County looks at requiring green tech in new homes
SAN DIEGO — The San Diego County Board of Supervisors directed its staff Wednesday to draft detailed building code amendments designed to promote energy efficiency in new homes.
The supervisors voted 4-1 in favor of staff recommendations to have builders:
- install electrical panels large enough to accommodate future improvements;
- put in a conduit that could be used for future roof-mounted solar panels;
- reserve space on south-facing roofs where solar panels might be added later; and
- include another conduit that would run to the garage and be used for an electric vehicle charging station.
The board, however, did not move forward with suggestions to have builders set up plumbing for solar water heaters and gray water recycling systems. Supervisor Bill Horn cast the dissenting vote.
According to a staff report, the prospective mandates could add $2,300 to the cost of a new house but would lead to savings of about the same amount on energy bills within 18 months. Additionally, it is far less expensive to pre- wire a house during construction than to retrofit later, according to the report.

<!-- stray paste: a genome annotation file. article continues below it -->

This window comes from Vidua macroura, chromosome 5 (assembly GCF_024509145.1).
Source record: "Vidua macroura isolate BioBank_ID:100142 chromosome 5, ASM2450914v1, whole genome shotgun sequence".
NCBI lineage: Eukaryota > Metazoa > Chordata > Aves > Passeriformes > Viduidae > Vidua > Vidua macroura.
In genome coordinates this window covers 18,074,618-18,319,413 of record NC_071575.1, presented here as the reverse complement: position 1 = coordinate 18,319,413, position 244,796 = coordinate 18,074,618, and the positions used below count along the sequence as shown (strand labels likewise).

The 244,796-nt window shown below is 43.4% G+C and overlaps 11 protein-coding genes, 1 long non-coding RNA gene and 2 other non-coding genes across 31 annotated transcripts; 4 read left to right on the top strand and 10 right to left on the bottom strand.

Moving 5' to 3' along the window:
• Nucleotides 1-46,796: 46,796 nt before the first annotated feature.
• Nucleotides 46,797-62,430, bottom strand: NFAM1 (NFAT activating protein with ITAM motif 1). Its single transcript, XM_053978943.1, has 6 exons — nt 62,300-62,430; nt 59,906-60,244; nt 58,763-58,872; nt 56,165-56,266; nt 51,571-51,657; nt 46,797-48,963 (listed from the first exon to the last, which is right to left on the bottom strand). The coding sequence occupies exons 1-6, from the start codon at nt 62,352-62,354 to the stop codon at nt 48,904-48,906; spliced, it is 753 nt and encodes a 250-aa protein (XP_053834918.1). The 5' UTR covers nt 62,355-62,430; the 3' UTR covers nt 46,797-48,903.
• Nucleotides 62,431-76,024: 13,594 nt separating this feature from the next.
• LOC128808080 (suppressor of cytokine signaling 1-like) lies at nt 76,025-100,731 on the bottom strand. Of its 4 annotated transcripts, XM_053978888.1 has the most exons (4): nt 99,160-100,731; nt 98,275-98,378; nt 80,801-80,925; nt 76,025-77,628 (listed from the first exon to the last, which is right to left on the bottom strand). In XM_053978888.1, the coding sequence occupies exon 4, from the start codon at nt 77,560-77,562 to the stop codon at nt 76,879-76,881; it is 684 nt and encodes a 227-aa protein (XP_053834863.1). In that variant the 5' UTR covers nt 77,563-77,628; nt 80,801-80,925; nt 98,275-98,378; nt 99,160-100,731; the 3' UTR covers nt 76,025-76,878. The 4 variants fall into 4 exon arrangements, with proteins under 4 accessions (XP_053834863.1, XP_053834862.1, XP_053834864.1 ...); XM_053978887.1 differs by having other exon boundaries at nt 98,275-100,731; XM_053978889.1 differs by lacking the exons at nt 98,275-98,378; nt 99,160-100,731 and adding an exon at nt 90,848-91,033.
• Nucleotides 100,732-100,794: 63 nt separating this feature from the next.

The county already offers a series of green energy incentives, including reduced permit fees and expedited processing, fee waivers for residential solar projects, and online permitting.
County officials said they developed the recommendations after meeting with stakeholder groups and researching building codes in 20 other jurisdictions.
Updated state energy conservation standards went into effect last month, requiring new construction to be 25 percent more efficient than housing built six years ago.
The board will consider the draft amendments early next year.